SARS-CoV-2 outbreak is spreading worldwide. As a consequence of the new circumstances, almost all endoscopic units underwent in-depth reorganization involving patients’ selection. We analyzed the efficacy of the newly adopted endoscopic triage.
In March 2020, we monitored endoscopies to evaluate the effects of the novel selective triage aimed to reduce the number of investigations and viral spread/contagions. Clinical-demographic data of the patients, indications, type of endoscopy, endoscopic findings (subtyped in major and minor), finding rates (major and minor) and diagnostic yields (major findings) have been analyzed and compared to the endoscopic procedures performed in March 2019. Furthermore, patients were called at least 21 days after the endoscopy to evaluate the possibility of a Covid-19 onset.
Accordingly to the novel triage, the number of procedures dropped from 530 to 91 (−84%). The finding rates and diagnostic yields were 83% (74–89) vs 71% (66–73) (P 0.015) and 56% (46–65) vs 43% (38–47) (P 0.03) on March 2020 and March 2019, respectively. A significant increase of operative procedures has been reported in 2020, 34% vs 22% in March 2019. All the patients were recalled and neither cases of onset of Covid-19 like symptoms nor positive nasopharyngeal swabs PCR have been evidenced.
The novel endoscopic triage significantly reduced the number of procedures and increased finding rates and diagnostic yields. However, a careful schedule of canceled procedures should be applied to avoid to miss relevant pathologies. No Covid-19 onset or infection has been noted after endoscopies.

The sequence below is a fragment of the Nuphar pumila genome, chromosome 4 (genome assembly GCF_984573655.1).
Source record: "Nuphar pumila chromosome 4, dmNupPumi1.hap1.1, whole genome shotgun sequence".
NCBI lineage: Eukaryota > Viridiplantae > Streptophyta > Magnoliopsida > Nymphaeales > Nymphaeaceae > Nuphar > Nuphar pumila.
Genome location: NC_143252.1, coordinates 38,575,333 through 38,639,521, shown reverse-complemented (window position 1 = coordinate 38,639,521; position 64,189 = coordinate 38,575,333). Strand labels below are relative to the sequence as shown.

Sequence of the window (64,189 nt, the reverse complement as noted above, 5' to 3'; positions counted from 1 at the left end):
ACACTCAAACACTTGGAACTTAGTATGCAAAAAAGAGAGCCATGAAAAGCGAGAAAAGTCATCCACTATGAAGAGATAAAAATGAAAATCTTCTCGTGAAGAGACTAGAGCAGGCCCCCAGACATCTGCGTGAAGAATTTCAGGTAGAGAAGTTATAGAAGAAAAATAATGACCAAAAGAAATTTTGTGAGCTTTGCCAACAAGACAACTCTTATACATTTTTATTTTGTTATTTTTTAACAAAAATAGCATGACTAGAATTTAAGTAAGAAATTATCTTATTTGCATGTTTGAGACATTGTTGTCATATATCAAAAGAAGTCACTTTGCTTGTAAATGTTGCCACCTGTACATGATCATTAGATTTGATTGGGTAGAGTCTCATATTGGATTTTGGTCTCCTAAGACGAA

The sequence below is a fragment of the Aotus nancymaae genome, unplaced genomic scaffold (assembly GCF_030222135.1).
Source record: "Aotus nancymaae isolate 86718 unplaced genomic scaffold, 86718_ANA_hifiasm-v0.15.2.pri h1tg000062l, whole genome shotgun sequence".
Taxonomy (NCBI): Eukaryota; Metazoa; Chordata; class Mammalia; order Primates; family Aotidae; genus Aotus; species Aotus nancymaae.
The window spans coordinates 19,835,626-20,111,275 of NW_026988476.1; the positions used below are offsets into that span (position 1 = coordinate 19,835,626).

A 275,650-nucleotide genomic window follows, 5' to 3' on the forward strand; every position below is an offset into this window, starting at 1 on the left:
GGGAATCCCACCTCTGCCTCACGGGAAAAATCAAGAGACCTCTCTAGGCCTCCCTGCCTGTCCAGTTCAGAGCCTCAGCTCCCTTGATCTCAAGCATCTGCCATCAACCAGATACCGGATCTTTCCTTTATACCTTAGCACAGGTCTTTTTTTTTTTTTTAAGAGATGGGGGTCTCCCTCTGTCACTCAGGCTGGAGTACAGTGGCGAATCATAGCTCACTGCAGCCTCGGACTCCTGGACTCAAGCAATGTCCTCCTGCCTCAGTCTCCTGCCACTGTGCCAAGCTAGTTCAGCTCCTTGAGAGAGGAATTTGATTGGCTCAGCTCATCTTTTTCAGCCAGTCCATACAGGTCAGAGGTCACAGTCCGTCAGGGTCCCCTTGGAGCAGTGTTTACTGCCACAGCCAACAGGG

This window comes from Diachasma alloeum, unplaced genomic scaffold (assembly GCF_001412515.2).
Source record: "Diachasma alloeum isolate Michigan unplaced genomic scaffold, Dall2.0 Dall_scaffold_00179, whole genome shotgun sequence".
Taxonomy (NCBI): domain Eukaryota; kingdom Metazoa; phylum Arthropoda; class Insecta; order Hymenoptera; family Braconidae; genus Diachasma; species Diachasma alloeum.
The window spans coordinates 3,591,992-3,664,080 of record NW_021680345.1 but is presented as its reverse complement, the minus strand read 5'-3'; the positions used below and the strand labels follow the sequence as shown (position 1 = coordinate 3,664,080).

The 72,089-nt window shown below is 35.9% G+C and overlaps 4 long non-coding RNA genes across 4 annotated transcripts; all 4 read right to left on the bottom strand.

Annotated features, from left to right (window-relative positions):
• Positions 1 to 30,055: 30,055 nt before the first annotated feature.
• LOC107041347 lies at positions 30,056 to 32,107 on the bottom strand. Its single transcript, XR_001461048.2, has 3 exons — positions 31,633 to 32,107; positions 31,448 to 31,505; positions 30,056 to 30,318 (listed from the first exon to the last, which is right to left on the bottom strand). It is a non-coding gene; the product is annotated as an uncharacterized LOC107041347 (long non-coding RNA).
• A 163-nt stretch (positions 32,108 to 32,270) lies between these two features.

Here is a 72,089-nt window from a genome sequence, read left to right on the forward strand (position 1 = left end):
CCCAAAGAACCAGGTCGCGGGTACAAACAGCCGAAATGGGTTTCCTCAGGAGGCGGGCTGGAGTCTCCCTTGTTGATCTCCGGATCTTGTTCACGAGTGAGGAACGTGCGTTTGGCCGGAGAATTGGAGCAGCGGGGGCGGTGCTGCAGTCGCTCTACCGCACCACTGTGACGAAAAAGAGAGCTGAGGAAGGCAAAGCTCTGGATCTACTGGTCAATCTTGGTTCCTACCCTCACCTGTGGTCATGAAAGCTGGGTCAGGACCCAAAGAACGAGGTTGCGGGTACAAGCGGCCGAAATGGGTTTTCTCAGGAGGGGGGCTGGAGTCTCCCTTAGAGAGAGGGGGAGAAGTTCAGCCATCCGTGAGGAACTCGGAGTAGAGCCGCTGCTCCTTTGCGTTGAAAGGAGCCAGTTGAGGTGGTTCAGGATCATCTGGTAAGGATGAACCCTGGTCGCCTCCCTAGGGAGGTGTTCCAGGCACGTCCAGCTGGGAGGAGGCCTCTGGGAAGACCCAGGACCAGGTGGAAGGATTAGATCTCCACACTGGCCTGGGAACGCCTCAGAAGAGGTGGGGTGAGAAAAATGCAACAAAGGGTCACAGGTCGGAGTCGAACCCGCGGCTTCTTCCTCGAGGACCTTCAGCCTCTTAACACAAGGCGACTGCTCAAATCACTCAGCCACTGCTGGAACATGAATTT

Although the impact of pancreatic infections in acute pancreatitis has been studied extensively, there are no population-based data on extrapancreatic infections and their potential relation to organ failure. We aimed to study the occurrence of pancreatic and extrapancreatic bacterial infections in acute pancreatitis and their relation to patient outcome.
Patients and methods
All patients with first-time acute pancreatitis from 2003 to 2012 in a defined area in Sweden were retrospectively evaluated. Data on acute pancreatitis severity, organ failure, infections, and in-hospital mortality were collected.
Overall, 304 bacterial infections occurred in 248/1457 patients (17%). Fifteen percent had extrapancreatic and 2% had pancreatic infections. The lungs (35%), the urinary tract (24%), and the bile ducts (18%) were the most common sites of extrapancreatic infections. Organ failure, severe acute pancreatitis, and in-hospital mortality were more common in patients with vs those without (pancreatic/extrapancreatic) infections (P < 0.05). Organ failure and severe acute pancreatitis occurred more frequently in pancreatic vs extrapancreatic infections (70% vs 34%, P < 0.001 and 67% vs 28%, P < 0.001), but in-hospital mortality did not differ between the two groups (7.4% vs 6.8%, P = 1.0). Both pancreatic and extrapancreatic infections were independent predictors of organ failure (P < 0.05). Out of culture-positive infections, 18% were due to antibiotic-resistant bacteria, without any significant difference between extrapancreatic vs pancreatic infections (P > 0.05). About two out of five infections were of nosocomial origin.
Extrapancreatic infections occurred in 15% and pancreatic infections in 2% of patients with first-time acute pancreatitis. Both pancreatic and extrapancreatic infections were independent predictors of organ failure, leading to increased mortality.